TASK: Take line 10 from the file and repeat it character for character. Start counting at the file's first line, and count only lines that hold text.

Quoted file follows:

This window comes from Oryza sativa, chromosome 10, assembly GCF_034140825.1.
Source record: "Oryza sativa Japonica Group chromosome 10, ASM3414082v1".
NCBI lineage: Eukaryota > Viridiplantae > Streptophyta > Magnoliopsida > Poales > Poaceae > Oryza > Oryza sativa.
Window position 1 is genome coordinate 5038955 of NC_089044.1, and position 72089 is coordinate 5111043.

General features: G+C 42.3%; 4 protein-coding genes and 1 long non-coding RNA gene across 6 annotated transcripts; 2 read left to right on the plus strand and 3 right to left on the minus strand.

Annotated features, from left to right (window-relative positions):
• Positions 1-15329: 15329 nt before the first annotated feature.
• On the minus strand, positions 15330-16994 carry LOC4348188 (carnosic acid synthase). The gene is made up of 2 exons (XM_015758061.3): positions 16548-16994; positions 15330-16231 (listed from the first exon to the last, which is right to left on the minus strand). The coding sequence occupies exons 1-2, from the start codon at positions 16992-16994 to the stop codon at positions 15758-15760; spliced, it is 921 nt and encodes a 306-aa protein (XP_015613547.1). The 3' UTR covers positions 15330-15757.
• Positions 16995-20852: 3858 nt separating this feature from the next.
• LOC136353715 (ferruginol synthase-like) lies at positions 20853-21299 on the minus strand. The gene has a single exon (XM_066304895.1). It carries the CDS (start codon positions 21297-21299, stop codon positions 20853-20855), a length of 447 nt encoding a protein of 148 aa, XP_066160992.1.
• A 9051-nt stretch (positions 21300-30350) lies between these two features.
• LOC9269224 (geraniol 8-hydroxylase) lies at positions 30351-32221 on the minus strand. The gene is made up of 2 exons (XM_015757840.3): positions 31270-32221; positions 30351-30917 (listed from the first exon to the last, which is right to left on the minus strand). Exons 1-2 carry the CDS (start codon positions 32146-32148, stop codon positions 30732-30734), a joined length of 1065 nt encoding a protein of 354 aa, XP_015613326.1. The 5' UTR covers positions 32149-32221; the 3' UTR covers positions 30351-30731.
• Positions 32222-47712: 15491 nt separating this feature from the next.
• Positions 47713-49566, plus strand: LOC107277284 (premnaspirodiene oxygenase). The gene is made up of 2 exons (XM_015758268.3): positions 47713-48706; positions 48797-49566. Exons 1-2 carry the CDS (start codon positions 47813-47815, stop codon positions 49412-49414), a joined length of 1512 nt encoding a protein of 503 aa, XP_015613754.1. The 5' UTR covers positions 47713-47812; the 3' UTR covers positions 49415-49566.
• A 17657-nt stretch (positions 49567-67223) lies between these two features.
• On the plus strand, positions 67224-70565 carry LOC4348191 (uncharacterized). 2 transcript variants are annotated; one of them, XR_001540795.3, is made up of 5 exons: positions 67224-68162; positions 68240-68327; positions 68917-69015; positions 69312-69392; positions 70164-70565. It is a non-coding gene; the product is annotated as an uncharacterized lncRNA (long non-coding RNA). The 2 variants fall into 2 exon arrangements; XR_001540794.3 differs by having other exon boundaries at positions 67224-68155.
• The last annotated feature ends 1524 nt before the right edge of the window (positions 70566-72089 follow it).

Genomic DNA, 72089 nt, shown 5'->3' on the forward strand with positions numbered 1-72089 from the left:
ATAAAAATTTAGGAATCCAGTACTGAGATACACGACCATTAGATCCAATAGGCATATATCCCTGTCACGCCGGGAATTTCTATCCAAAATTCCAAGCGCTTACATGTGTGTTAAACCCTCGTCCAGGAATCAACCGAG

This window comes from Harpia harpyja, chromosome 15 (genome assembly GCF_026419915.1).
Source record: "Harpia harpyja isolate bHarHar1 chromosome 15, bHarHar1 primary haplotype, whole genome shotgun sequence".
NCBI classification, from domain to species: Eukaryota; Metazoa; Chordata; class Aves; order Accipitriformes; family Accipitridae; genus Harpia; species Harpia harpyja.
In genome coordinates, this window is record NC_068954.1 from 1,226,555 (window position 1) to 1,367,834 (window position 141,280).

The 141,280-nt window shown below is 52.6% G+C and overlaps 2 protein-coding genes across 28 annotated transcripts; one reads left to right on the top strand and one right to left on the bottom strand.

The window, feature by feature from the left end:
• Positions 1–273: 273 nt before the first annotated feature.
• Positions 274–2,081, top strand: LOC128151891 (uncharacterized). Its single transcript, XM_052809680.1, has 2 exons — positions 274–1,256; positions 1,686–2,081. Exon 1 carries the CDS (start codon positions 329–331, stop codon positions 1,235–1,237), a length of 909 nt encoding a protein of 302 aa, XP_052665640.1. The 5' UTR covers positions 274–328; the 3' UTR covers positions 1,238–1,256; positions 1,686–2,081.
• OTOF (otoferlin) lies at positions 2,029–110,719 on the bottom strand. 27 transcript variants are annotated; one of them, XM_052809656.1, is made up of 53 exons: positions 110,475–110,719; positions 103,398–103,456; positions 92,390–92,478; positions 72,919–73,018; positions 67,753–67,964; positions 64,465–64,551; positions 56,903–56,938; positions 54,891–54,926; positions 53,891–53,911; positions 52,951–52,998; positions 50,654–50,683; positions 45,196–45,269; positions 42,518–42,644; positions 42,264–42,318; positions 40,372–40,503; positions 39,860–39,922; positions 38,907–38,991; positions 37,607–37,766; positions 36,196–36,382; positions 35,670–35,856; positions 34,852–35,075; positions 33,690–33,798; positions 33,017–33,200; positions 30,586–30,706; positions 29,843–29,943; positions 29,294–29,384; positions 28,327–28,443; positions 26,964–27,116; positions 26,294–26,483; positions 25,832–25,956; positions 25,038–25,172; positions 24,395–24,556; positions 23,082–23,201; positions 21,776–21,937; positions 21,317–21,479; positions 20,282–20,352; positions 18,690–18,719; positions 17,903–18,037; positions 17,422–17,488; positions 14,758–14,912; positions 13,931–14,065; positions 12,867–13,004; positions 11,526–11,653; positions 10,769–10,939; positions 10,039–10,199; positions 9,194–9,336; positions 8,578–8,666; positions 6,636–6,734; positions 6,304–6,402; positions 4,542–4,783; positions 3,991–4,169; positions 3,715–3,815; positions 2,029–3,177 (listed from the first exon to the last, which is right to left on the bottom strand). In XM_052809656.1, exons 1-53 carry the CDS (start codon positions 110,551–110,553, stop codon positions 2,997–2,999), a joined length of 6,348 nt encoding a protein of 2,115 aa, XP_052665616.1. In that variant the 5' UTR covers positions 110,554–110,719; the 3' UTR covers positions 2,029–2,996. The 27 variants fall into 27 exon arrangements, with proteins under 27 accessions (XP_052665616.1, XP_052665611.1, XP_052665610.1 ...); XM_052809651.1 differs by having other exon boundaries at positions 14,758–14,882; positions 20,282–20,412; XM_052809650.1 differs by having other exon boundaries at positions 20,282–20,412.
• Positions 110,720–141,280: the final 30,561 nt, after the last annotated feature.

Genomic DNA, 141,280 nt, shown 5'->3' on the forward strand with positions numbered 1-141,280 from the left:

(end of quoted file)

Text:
• LOC136353715 (ferruginol synthase-like) lies at positions 20853-21299 on the minus strand. The gene has a single exon (XM_066304895.1). It carries the CDS (start codon positions 21297-21299, stop codon positions 20853-20855), a length of 447 nt encoding a protein of 148 aa, XP_066160992.1.